Along with the stress of starting school in two weeks, there is the dilemma of what to do if WVU Tech wins the RSC Tournament championship and advances to the NAIA National Championship.
Kester did not hesitate on that question.
“If we make it, there is no way I am going to miss it. It might be rough, but I definitely want to play,” Kester said, smiling. “They said it would be tough, but they would work with me. If that is what I wanted to do, they would work with me to make it work.”
While it appears the postseason run this year will conclude Kester’s college career, there is still a glimmer of hope that she could play one more year.
“I do have a Covid year, but I don’t think they will let me play at Marshall. They highly recommend that you have no jobs or anything. If Tech had more classes for me to take, I would probably stay and take my Covid year,” Kester explained. “There is just really nothing else for me to do here. If they tell me I can play and offer me to play at Marshall, I don’t think I could turn it down.” It is very hard to give up that extra year, but I guess you have to give it up eventually.”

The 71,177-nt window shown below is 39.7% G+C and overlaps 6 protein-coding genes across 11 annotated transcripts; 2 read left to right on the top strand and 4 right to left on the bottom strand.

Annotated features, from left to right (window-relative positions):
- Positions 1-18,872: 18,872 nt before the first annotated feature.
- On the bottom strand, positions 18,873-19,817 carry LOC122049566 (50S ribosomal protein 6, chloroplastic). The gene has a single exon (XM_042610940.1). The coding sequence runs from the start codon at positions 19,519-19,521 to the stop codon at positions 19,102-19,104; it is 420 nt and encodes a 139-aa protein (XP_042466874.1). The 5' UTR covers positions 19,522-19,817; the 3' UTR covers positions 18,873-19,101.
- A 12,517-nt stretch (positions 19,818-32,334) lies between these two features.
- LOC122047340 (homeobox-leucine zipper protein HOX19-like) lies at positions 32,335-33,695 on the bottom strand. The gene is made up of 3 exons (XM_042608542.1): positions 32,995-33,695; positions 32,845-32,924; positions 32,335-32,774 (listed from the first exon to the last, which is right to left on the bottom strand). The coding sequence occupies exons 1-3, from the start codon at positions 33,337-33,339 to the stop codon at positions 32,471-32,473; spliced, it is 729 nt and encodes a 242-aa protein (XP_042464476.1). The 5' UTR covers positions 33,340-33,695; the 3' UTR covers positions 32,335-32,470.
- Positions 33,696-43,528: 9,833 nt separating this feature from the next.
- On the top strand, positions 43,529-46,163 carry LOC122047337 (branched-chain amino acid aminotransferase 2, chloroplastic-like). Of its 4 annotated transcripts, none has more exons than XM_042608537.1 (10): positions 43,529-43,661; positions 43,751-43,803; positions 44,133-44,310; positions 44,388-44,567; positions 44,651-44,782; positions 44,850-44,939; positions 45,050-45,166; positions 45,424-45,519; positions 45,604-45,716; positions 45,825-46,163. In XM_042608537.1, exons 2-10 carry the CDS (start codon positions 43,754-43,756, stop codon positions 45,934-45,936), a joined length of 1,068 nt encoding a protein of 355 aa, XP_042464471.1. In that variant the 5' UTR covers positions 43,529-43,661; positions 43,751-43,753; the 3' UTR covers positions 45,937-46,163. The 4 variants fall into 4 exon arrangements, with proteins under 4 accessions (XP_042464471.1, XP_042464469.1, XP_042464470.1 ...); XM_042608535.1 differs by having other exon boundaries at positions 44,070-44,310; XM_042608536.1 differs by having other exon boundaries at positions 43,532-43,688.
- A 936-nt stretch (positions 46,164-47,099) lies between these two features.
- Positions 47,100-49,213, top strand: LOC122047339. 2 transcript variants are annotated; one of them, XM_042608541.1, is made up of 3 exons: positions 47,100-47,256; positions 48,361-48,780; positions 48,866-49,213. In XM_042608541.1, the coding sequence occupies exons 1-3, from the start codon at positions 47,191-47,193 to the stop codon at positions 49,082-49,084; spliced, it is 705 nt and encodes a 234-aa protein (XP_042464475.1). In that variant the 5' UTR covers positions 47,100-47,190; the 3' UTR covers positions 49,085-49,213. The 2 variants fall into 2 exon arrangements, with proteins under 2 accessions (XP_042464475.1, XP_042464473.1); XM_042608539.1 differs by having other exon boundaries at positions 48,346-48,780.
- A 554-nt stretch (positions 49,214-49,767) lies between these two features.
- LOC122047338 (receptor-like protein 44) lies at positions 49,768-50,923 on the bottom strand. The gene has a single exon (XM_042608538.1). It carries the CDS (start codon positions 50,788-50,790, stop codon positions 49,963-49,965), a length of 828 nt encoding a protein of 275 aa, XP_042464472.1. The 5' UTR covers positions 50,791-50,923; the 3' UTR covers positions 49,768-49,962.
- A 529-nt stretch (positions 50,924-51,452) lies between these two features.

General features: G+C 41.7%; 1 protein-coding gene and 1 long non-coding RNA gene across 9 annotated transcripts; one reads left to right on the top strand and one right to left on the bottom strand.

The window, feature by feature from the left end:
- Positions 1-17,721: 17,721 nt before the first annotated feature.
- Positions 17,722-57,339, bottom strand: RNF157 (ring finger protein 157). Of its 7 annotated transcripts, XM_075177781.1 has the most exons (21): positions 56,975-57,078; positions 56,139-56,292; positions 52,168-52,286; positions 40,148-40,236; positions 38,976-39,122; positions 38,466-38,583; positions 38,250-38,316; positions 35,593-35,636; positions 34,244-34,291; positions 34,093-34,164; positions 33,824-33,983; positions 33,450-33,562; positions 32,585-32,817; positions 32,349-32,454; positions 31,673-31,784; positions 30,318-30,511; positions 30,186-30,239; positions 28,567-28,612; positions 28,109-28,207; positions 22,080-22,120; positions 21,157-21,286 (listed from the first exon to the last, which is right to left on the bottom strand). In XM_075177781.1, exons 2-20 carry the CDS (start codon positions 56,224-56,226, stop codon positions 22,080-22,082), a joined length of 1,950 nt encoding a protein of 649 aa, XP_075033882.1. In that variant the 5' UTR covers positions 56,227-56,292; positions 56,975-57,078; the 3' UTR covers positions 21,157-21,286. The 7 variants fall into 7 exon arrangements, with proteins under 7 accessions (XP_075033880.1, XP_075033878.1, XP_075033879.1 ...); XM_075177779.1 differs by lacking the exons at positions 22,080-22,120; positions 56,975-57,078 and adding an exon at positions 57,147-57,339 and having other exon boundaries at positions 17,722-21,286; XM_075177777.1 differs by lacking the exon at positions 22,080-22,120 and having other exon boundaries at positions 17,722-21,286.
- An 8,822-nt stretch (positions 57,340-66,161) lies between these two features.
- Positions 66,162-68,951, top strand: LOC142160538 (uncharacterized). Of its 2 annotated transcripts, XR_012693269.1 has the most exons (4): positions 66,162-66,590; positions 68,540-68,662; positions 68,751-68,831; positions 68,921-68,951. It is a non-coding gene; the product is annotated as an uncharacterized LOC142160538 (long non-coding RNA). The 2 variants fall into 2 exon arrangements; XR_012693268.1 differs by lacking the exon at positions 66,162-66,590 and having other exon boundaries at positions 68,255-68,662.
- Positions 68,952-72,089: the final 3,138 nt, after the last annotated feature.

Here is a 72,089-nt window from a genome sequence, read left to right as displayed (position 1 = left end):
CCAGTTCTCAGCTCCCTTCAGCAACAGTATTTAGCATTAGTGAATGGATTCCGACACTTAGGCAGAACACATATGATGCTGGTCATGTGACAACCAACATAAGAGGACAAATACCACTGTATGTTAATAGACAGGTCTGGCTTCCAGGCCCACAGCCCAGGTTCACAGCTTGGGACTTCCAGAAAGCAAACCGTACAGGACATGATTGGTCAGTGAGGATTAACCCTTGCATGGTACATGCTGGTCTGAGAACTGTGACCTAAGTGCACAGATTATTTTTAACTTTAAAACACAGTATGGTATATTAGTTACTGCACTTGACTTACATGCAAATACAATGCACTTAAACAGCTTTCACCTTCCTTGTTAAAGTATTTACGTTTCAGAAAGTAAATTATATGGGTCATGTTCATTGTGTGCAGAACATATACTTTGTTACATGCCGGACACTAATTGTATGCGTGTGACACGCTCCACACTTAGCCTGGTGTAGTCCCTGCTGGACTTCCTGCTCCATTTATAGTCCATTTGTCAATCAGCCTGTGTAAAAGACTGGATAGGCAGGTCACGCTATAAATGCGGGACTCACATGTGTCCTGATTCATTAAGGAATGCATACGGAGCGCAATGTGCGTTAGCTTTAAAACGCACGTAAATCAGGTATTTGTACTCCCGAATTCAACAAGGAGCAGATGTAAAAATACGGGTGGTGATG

Even though she is unclear when her days will truly come to an end, the lessons learned on the diamond will be something Kester keeps with her the rest of her life.
“I always questioned if I was good enough to play in college just because it was so different, but I have always worked hard and tried to be the best that I could,” Kester said. “Being at a higher level with girls that were already at that level motivated me to push harder. I have enjoyed it. I think that is one of the things that I love most about softball, it pushes me to be better. I am really glad that I got the opportunity to play.”
WVU Tech opens RSC Tournament play Thursday at Little Creek Park in South Charleston against Midway University at 3 p.m. The tournament is a double-elimination format.